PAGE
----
Our view of the pitch.

The game went on and I chatted away and then A about lots of different topics, then the Accies scored, and the crowd went bizerk! Everyone roared and cheered as if they had won the premiership!! As more goals were scored and the loudness of the crowd shifted between the fans of the team that had scored most recently. During half-time it began to get cold and we got more goodies. I wasn’t going to have another bovril (broth-rill), but I did have a Scotch meat pie, and that was pretty yummy.


Scotch Meat Pie

The game ended with a 3-1 win for the Accies, which was nice, and after that we drove to a different town to watch Arsenal v. Tottenham. Another win! The final score was 2-1. A good game played by the Gunners, but unfortunately Theo Walcott injured himself during the match. As it turns out, he will be out for 6 months, having torn some ligaments in his knee when he fell. That means that he will miss the rest of the season, as well as probably the world cup in Brazil this summer. That’s not a good outcome for Arsenal fans.
The night ended with some delicious dinner at P’s mom and dad’s house. It was really great to meet them after having heard of them for so long. I feel like it was just like meeting a good friend that you haven’t seen in a long time. It was great to see P with her mom and dad as well, to see how she’s like both of them in different ways, and how excited everyone is for the wedding. :)

Hamilton Accies Football Club stadium

The view, every day. Anti-sunny.

The view from my bedroom, it’s not raining in this pictures, but everything’s still wet and will continue to stay wet as the rain picked back up again right after this.

I’ll write more soon, but Sunday and Monday don’t have too much to report.

The rest of Jan 2nd and Jan 3rd

When I finally got through customs Pauline and Mark were right there waiting for me. It was such a sweet reunion. It was only about 11am there, and despite having been mostly awake for the past 20ish hours or so,  they were both determined that I stay awake throughout the rest of the day to avoid jet lag. So we packed my luggage in Mark’s car (they call his car a giant hearse, but it’s really just a Volkswagen with a hatchback!!! But all of the cars here are small. I’ve seen two mini-vans and two small trucks with turtle-shell covers over the truck beds since I’ve been here. Everything else is  a fiat, a puegot, a mini-cooper, or a nissan versa), and went off to Loch Lomond for breakfast. I suggested a cup of coffee on our way to Loch Lomond, just because I knew that would help me stay up, so we went to a place called Costa Coffee, which is probably the equivalent to our coffee bean and tea leaf. It was cute and quaint, and comfortable. Conversation was easy and it was just like continuing a Skype conversation from a few days earlier with Pauline. Soooo much happy :) When we were coming out of Costa Coffee I noticed a large yellow stocked on a car that said Arnold Clark on it and asked “who’s that?”. Pauline had a good laugh because it’s not a “he”, it’s a place. Arnold Clark is the largest new and used car sales chain in the UK. Sort of like our Worthington Ford but more on a national scale. I thought that was kind of funny.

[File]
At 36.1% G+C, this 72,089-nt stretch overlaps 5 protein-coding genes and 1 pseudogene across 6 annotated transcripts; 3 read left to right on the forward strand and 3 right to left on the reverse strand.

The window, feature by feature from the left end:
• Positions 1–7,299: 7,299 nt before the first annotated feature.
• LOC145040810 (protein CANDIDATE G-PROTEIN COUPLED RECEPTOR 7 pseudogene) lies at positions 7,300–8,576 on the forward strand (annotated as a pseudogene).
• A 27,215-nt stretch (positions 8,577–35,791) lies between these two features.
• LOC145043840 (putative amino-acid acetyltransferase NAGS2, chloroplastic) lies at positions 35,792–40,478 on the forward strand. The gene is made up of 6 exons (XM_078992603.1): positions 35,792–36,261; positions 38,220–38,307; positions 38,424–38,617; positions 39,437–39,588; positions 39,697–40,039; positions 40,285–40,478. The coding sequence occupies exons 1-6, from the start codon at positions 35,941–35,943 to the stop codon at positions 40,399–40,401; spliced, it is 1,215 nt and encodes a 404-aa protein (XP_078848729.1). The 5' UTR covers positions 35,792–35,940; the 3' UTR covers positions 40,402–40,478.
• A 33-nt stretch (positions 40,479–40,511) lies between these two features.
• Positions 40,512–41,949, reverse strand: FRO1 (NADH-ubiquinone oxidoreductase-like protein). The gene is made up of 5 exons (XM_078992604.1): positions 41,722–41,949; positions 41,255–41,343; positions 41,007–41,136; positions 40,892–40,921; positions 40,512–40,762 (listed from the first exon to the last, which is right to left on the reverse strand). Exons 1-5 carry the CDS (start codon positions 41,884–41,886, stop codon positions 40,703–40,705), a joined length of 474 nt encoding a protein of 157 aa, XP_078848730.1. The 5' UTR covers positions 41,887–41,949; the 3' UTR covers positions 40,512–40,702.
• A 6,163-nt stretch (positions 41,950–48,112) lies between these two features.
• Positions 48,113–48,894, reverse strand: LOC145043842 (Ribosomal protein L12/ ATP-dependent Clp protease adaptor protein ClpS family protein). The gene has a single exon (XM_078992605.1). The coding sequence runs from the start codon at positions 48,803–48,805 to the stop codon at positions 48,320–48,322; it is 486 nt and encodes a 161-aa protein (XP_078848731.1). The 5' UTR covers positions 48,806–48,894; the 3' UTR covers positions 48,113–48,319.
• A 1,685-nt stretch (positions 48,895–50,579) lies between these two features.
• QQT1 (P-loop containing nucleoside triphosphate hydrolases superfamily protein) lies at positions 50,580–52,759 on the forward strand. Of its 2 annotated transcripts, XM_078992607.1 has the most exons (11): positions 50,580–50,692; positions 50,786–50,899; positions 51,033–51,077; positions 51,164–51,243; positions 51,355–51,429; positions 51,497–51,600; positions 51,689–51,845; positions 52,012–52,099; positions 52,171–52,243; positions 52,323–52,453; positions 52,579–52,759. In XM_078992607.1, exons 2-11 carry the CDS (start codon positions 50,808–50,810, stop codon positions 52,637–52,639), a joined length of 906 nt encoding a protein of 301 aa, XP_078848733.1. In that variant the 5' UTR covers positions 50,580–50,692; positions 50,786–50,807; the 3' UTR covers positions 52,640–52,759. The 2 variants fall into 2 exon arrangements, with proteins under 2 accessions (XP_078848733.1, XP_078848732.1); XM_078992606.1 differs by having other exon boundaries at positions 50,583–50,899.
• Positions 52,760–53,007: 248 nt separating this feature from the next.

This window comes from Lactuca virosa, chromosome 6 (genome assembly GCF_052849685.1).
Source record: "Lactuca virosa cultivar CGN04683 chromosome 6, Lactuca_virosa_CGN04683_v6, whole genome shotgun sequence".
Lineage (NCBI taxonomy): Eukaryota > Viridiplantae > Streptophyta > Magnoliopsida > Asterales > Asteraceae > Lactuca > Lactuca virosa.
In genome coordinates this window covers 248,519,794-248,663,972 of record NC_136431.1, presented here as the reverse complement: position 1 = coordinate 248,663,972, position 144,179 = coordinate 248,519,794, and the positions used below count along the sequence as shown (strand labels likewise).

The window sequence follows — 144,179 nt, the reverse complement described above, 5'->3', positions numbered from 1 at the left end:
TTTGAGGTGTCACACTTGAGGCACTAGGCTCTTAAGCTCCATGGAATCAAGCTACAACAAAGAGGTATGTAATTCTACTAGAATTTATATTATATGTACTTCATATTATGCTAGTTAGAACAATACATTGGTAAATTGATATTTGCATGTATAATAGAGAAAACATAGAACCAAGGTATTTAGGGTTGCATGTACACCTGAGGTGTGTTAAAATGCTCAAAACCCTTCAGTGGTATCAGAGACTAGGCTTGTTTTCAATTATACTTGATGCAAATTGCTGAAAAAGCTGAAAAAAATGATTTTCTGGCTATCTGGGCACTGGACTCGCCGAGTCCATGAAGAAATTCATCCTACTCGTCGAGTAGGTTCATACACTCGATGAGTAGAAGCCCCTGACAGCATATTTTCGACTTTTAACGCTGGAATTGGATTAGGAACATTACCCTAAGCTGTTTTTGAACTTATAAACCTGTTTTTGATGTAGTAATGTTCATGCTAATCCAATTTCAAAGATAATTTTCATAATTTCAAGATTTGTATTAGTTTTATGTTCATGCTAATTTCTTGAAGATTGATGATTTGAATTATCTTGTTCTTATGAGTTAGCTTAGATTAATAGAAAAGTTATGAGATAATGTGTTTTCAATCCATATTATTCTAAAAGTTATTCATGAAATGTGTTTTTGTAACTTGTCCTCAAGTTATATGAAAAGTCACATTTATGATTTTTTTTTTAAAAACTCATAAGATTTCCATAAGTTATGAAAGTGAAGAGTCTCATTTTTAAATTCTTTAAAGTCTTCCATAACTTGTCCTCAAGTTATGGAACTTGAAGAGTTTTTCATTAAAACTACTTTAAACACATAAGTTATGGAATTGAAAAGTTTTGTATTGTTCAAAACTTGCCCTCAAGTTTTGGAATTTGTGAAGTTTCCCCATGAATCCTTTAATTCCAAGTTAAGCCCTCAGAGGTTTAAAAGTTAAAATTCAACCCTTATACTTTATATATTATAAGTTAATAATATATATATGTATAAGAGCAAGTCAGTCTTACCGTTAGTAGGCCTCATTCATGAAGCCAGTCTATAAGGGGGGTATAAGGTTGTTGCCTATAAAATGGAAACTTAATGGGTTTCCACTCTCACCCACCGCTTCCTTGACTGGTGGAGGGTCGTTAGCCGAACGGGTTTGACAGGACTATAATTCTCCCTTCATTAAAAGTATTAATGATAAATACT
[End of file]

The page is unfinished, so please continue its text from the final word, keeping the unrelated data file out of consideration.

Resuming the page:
Afterwards we took the drive up to the Loch and just sort of searched out for a place for a “proper Scottish breakfast”. But since it was the day after New Years everything was closed because it’s a Scottish bank holiday! Can you imagine? Not only is everybody off on Boxing Day, the day following Christmas, but the day after New Years as well! In fact, Pauline said that most people take off two weeks of work during Christmas and don’t come back until January 6th when most schools go back on! That’s nuts. I can’t imagine having that much time off work until you asked for it months in advance and only for some very rare and special occasion! (example: the time I got off to do this trip).

We drove around to several different pubs and hotels in search of food but literally everything was closed and locked shut! They apologized a ton but it was more of an adventure to me than anything, and I think I was still buzzing with adrenaline so I wasn’t too incredibly hungry. The weather here has been some of the worst rain and wind storms in five years so the loch was unfortunately covered in garbage and debris. It looked like a small hurricane had pulled through there, it was like a mini disaster zone. But everywhere we drove was like driving in big bear. Even on their “motor ways” (freeway), they have trees all over the place! Lots of green, fields, plants are not at a loss here! I actually kind of liked it. I told them that it was kind of like driving through a national park, we don’t have all of the trees that they do. The roadways here are very narrow! Mark went to make a u-turn and his car turned off as we were mid-turn and we were stuck blocking both ways of the highway. It was pretty funny, I felt like I was back in my jeep! Haha.